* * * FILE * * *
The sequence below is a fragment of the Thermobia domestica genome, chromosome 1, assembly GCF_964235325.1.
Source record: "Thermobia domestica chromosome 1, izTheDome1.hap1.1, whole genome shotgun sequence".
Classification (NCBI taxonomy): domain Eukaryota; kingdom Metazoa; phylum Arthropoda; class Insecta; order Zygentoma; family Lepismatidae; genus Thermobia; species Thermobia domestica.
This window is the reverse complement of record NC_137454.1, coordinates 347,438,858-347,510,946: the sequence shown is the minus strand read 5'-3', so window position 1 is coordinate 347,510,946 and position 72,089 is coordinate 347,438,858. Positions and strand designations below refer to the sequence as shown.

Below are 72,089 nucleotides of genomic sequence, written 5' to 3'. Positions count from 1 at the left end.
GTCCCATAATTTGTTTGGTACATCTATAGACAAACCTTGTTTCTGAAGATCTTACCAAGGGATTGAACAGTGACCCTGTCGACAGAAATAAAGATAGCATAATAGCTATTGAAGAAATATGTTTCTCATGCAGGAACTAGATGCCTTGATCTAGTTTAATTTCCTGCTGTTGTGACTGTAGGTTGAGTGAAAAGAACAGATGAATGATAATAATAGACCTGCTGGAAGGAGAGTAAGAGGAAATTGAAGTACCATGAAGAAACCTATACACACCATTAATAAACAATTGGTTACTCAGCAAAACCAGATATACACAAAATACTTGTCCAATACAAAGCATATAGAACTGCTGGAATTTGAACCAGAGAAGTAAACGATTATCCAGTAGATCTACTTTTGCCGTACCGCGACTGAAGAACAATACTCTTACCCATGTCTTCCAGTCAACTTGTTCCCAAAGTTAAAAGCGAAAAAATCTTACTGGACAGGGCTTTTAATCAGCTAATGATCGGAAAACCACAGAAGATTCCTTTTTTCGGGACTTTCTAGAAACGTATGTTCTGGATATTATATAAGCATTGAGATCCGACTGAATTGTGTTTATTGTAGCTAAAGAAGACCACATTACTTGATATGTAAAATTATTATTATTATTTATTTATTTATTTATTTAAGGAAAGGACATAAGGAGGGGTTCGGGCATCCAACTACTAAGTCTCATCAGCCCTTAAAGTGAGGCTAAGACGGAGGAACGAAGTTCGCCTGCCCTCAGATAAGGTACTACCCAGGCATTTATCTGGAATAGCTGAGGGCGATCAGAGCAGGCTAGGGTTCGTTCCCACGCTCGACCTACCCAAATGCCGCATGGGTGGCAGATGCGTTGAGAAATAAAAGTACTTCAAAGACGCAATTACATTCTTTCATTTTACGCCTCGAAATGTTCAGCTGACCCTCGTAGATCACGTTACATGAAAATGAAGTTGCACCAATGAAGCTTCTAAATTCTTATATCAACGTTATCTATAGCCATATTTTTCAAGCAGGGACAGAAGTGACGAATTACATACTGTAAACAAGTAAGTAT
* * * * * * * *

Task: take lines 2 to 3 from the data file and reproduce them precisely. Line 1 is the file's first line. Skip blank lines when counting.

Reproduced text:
Source record: "Thermobia domestica chromosome 1, izTheDome1.hap1.1, whole genome shotgun sequence".
Classification (NCBI taxonomy): domain Eukaryota; kingdom Metazoa; phylum Arthropoda; class Insecta; order Zygentoma; family Lepismatidae; genus Thermobia; species Thermobia domestica.